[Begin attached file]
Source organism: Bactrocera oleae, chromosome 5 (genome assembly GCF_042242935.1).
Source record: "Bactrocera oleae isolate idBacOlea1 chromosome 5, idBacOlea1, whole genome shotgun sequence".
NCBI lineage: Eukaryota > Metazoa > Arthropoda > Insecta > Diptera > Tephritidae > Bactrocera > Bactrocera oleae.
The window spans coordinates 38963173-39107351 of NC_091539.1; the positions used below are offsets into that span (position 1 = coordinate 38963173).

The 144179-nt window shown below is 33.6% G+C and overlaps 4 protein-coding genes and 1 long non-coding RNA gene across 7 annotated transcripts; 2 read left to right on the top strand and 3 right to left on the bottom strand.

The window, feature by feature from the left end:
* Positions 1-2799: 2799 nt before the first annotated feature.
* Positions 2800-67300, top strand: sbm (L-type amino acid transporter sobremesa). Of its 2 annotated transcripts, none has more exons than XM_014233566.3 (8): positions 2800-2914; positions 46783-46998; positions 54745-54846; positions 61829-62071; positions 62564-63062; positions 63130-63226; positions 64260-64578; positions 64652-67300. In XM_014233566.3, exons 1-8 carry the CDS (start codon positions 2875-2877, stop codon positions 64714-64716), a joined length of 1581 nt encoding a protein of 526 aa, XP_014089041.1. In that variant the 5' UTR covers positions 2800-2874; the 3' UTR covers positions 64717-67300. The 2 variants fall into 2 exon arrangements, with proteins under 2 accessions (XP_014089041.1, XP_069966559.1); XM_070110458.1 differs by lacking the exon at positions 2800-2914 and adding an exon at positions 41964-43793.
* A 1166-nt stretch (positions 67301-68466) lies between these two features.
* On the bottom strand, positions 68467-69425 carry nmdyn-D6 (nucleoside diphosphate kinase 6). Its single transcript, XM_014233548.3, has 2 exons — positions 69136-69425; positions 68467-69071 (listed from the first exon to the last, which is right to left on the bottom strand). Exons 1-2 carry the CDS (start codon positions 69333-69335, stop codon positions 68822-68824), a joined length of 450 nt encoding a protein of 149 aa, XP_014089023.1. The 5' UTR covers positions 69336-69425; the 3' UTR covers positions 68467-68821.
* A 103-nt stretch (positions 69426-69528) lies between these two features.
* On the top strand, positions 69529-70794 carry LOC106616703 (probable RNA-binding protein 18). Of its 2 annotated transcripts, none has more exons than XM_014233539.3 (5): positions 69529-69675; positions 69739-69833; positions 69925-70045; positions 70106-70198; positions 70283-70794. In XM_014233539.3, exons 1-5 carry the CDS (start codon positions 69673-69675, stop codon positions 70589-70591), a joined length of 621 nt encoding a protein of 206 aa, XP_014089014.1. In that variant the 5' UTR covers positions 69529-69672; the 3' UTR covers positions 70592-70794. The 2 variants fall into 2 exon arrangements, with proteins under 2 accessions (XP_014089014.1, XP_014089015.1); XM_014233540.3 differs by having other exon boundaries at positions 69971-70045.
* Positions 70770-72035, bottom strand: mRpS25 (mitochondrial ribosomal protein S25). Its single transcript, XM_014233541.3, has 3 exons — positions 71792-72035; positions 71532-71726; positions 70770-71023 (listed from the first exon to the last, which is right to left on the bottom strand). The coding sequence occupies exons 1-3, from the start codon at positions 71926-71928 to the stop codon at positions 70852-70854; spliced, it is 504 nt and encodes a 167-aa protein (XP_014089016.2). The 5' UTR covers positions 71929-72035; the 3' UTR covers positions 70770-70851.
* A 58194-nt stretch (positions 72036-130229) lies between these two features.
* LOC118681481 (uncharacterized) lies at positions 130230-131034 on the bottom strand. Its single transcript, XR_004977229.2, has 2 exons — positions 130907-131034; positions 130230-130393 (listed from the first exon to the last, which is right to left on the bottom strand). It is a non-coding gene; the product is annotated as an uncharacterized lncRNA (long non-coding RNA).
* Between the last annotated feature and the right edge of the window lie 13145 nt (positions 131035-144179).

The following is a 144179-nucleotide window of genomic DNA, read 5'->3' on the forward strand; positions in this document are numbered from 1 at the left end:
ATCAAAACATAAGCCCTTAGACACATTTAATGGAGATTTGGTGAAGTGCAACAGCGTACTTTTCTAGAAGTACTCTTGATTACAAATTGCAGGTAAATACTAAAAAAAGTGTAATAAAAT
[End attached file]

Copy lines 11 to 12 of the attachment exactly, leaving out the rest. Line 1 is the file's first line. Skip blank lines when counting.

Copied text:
* A 103-nt stretch (positions 69426-69528) lies between these two features.
* On the top strand, positions 69529-70794 carry LOC106616703 (probable RNA-binding protein 18). Of its 2 annotated transcripts, none has more exons than XM_014233539.3 (5): positions 69529-69675; positions 69739-69833; positions 69925-70045; positions 70106-70198; positions 70283-70794. In XM_014233539.3, exons 1-5 carry the CDS (start codon positions 69673-69675, stop codon positions 70589-70591), a joined length of 621 nt encoding a protein of 206 aa, XP_014089014.1. In that variant the 5' UTR covers positions 69529-69672; the 3' UTR covers positions 70592-70794. The 2 variants fall into 2 exon arrangements, with proteins under 2 accessions (XP_014089014.1, XP_014089015.1); XM_014233540.3 differs by having other exon boundaries at positions 69971-70045.